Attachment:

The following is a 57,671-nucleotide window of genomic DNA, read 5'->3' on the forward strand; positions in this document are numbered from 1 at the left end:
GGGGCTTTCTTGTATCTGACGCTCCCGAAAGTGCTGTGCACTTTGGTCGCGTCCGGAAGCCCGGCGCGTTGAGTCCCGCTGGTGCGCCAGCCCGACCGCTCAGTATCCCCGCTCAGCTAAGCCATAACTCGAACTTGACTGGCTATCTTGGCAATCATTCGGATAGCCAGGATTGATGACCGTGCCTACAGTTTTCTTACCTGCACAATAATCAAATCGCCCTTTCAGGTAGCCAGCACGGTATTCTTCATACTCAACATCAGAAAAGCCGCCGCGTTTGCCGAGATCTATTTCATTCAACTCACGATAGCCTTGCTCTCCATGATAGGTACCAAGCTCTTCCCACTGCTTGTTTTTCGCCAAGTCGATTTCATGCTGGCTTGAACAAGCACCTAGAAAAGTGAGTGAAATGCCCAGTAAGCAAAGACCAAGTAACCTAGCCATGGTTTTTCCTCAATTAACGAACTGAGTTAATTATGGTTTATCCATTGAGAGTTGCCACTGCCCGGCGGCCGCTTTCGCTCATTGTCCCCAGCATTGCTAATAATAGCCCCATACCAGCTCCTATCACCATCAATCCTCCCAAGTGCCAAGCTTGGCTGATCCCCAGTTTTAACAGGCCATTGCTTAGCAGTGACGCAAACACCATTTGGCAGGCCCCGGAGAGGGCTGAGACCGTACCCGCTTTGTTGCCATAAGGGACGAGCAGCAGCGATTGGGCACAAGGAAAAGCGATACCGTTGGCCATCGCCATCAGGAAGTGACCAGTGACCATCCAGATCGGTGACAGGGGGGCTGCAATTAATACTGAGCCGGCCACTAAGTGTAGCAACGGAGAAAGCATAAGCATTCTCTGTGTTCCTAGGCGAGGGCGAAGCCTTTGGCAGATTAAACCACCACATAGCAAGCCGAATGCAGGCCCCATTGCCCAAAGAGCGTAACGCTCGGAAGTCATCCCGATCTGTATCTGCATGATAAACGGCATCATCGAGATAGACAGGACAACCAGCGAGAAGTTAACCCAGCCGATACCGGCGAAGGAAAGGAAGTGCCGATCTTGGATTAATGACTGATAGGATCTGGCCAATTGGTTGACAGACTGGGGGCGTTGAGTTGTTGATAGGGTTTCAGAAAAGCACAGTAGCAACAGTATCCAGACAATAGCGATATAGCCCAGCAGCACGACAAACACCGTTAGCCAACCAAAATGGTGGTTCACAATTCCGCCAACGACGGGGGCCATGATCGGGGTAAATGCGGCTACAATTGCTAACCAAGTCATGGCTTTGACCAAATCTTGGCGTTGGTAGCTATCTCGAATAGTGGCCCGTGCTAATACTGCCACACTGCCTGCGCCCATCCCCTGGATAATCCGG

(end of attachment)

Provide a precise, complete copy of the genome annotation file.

The following is a 57,671-nucleotide window of genomic DNA, read 5'->3' on the forward strand; positions in this document are numbered from 1 at the left end:
GGGGCTTTCTTGTATCTGACGCTCCCGAAAGTGCTGTGCACTTTGGTCGCGTCCGGAAGCCCGGCGCGTTGAGTCCCGCTGGTGCGCCAGCCCGACCGCTCAGTATCCCCGCTCAGCTAAGCCATAACTCGAACTTGACTGGCTATCTTGGCAATCATTCGGATAGCCAGGATTGATGACCGTGCCTACAGTTTTCTTACCTGCACAATAATCAAATCGCCCTTTCAGGTAGCCAGCACGGTATTCTTCATACTCAACATCAGAAAAGCCGCCGCGTTTGCCGAGATCTATTTCATTCAACTCACGATAGCCTTGCTCTCCATGATAGGTACCAAGCTCTTCCCACTGCTTGTTTTTCGCCAAGTCGATTTCATGCTGGCTTGAACAAGCACCTAGAAAAGTGAGTGAAATGCCCAGTAAGCAAAGACCAAGTAACCTAGCCATGGTTTTTCCTCAATTAACGAACTGAGTTAATTATGGTTTATCCATTGAGAGTTGCCACTGCCCGGCGGCCGCTTTCGCTCATTGTCCCCAGCATTGCTAATAATAGCCCCATACCAGCTCCTATCACCATCAATCCTCCCAAGTGCCAAGCTTGGCTGATCCCCAGTTTTAACAGGCCATTGCTTAGCAGTGACGCAAACACCATTTGGCAGGCCCCGGAGAGGGCTGAGACCGTACCCGCTTTGTTGCCATAAGGGACGAGCAGCAGCGATTGGGCACAAGGAAAAGCGATACCGTTGGCCATCGCCATCAGGAAGTGACCAGTGACCATCCAGATCGGTGACAGGGGGGCTGCAATTAATACTGAGCCGGCCACTAAGTGTAGCAACGGAGAAAGCATAAGCATTCTCTGTGTTCCTAGGCGAGGGCGAAGCCTTTGGCAGATTAAACCACCACATAGCAAGCCGAATGCAGGCCCCATTGCCCAAAGAGCGTAACGCTCGGAAGTCATCCCGATCTGTATCTGCATGATAAACGGCATCATCGAGATAGACAGGACAACCAGCGAGAAGTTAACCCAGCCGATACCGGCGAAGGAAAGGAAGTGCCGATCTTGGATTAATGACTGATAGGATCTGGCCAATTGGTTGACAGACTGGGGGCGTTGAGTTGTTGATAGGGTTTCAGAAAAGCACAGTAGCAACAGTATCCAGACAATAGCGATATAGCCCAGCAGCACGACAAACACCGTTAGCCAACCAAAATGGTGGTTCACAATTCCGCCAACGACGGGGGCCATGATCGGGGTAAATGCGGCTACAATTGCTAACCAAGTCATGGCTTTGACCAAATCTTGGCGTTGGTAGCTATCTCGAATAGTGGCCCGTGCTAATACTGCCACACTGCCTGCGCCCATCCCCTGGATAATCCGG